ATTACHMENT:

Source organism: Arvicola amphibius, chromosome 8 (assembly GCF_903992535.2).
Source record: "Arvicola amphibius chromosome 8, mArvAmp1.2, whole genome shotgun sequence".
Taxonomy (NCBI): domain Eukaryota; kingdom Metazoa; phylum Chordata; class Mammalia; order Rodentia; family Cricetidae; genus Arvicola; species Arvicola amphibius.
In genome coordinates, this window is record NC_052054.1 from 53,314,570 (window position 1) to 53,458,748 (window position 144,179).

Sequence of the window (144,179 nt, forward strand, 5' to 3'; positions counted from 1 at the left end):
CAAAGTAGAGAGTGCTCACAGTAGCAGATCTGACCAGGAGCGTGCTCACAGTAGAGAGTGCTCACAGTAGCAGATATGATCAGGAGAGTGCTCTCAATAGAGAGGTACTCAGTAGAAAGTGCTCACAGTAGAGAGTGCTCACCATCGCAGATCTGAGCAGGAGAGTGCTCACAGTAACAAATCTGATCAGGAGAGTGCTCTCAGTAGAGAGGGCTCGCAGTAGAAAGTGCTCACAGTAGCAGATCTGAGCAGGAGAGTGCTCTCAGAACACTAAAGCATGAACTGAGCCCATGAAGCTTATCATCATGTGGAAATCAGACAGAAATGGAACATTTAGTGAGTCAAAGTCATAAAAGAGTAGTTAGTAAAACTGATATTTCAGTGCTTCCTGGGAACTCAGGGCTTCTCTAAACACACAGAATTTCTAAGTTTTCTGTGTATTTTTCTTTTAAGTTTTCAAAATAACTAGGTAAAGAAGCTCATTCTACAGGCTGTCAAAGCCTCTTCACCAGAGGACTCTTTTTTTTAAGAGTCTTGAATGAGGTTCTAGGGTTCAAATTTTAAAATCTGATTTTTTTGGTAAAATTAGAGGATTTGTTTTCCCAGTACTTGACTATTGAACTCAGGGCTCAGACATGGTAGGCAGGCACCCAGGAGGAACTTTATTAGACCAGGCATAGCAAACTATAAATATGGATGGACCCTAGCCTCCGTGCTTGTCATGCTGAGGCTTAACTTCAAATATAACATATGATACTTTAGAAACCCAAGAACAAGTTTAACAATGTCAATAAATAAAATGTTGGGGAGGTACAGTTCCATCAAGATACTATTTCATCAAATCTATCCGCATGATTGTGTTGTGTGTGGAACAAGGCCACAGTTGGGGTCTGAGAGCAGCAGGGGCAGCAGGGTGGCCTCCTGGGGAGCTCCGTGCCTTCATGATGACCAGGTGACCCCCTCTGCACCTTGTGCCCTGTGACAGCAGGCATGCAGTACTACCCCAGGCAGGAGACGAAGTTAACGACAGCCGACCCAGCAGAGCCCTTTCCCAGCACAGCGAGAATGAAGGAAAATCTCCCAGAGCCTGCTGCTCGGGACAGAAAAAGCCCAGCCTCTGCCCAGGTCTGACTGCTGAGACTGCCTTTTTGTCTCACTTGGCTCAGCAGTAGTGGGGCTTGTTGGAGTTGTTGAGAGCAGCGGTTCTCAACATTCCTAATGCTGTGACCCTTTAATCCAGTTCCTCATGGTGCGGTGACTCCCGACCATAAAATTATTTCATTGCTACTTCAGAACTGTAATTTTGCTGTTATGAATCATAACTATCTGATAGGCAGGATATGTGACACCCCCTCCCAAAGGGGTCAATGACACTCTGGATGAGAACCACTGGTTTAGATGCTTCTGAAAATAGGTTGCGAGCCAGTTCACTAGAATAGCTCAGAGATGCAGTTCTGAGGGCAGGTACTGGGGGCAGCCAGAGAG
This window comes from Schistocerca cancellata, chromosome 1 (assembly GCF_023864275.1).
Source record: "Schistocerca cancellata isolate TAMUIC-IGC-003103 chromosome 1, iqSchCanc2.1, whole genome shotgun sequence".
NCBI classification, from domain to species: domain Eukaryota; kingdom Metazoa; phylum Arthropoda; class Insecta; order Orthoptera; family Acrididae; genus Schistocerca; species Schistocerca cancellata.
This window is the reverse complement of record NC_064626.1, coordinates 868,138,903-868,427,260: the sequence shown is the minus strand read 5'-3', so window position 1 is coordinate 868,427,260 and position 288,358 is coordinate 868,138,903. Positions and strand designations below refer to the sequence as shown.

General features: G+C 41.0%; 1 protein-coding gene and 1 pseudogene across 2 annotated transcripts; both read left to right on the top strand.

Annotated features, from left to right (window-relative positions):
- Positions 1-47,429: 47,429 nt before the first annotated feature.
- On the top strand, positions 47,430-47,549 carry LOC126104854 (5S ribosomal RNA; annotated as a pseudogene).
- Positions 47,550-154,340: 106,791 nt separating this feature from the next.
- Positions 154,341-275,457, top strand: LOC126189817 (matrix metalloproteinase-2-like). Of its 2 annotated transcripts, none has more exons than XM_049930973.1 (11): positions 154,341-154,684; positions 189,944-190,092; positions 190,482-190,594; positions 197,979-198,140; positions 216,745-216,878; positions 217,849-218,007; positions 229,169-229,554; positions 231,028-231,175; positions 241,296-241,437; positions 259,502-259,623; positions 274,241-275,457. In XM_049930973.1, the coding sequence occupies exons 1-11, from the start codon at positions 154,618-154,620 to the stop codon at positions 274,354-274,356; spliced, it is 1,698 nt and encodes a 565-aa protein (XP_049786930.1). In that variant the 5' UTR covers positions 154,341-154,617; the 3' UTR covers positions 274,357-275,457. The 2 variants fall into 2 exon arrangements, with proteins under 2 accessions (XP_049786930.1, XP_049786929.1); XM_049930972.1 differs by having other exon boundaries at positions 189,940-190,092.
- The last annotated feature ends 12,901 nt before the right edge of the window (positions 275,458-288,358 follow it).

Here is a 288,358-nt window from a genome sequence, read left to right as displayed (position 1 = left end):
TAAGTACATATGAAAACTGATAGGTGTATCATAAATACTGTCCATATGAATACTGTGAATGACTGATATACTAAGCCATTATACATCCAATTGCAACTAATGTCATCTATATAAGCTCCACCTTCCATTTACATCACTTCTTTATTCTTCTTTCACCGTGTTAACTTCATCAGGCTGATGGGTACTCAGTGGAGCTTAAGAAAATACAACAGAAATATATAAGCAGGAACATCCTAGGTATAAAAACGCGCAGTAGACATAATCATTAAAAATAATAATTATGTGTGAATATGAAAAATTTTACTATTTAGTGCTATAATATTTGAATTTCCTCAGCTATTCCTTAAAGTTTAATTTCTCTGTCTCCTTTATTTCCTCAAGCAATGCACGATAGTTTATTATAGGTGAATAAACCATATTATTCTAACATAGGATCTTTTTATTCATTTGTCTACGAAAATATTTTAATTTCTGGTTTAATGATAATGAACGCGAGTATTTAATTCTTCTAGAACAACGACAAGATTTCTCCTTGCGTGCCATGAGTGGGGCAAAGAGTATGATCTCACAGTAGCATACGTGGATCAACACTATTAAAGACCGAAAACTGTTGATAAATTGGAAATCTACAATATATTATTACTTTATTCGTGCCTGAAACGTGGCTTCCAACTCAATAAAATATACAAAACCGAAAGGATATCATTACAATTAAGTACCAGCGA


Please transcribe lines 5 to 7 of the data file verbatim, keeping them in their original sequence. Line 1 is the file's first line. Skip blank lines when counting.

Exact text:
Sequence of the window (144,179 nt, forward strand, 5' to 3'; positions counted from 1 at the left end):
CAAAGTAGAGAGTGCTCACAGTAGCAGATCTGACCAGGAGCGTGCTCACAGTAGAGAGTGCTCACAGTAGCAGATATGATCAGGAGAGTGCTCTCAATAGAGAGGTACTCAGTAGAAAGTGCTCACAGTAGAGAGTGCTCACCATCGCAGATCTGAGCAGGAGAGTGCTCACAGTAACAAATCTGATCAGGAGAGTGCTCTCAGTAGAGAGGGCTCGCAGTAGAAAGTGCTCACAGTAGCAGATCTGAGCAGGAGAGTGCTCTCAGAACACTAAAGCATGAACTGAGCCCATGAAGCTTATCATCATGTGGAAATCAGACAGAAATGGAACATTTAGTGAGTCAAAGTCATAAAAGAGTAGTTAGTAAAACTGATATTTCAGTGCTTCCTGGGAACTCAGGGCTTCTCTAAACACACAGAATTTCTAAGTTTTCTGTGTATTTTTCTTTTAAGTTTTCAAAATAACTAGGTAAAGAAGCTCATTCTACAGGCTGTCAAAGCCTCTTCACCAGAGGACTCTTTTTTTTAAGAGTCTTGAATGAGGTTCTAGGGTTCAAATTTTAAAATCTGATTTTTTTGGTAAAATTAGAGGATTTGTTTTCCCAGTACTTGACTATTGAACTCAGGGCTCAGACATGGTAGGCAGGCACCCAGGAGGAACTTTATTAGACCAGGCATAGCAAACTATAAATATGGATGGACCCTAGCCTCCGTGCTTGTCATGCTGAGGCTTAACTTCAAATATAACATATGATACTTTAGAAACCCAAGAACAAGTTTAACAATGTCAATAAATAAAATGTTGGGGAGGTACAGTTCCATCAAGATACTATTTCATCAAATCTATCCGCATGATTGTGTTGTGTGTGGAACAAGGCCACAGTTGGGGTCTGAGAGCAGCAGGGGCAGCAGGGTGGCCTCCTGGGGAGCTCCGTGCCTTCATGATGACCAGGTGACCCCCTCTGCACCTTGTGCCCTGTGACAGCAGGCATGCAGTACTACCCCAGGCAGGAGACGAAGTTAACGACAGCCGACCCAGCAGAGCCCTTTCCCAGCACAGCGAGAATGAAGGAAAATCTCCCAGAGCCTGCTGCTCGGGACAGAAAAAGCCCAGCCTCTGCCCAGGTCTGACTGCTGAGACTGCCTTTTTGTCTCACTTGGCTCAGCAGTAGTGGGGCTTGTTGGAGTTGTTGAGAGCAGCGGTTCTCAACATTCCTAATGCTGTGACCCTTTAATCCAGTTCCTCATGGTGCGGTGACTCCCGACCATAAAATTATTTCATTGCTACTTCAGAACTGTAATTTTGCTGTTATGAATCATAACTATCTGATAGGCAGGATATGTGACACCCCCTCCCAAAGGGGTCAATGACACTCTGGATGAGAACCACTGGTTTAGATGCTTCTGAAAATAGGTTGCGAGCCAGTTCACTAGAATAGCTCAGAGATGCAGTTCTGAGGGCAGGTACTGGGGGCAGCCAGAGAG
This window comes from Schistocerca cancellata, chromosome 1 (assembly GCF_023864275.1).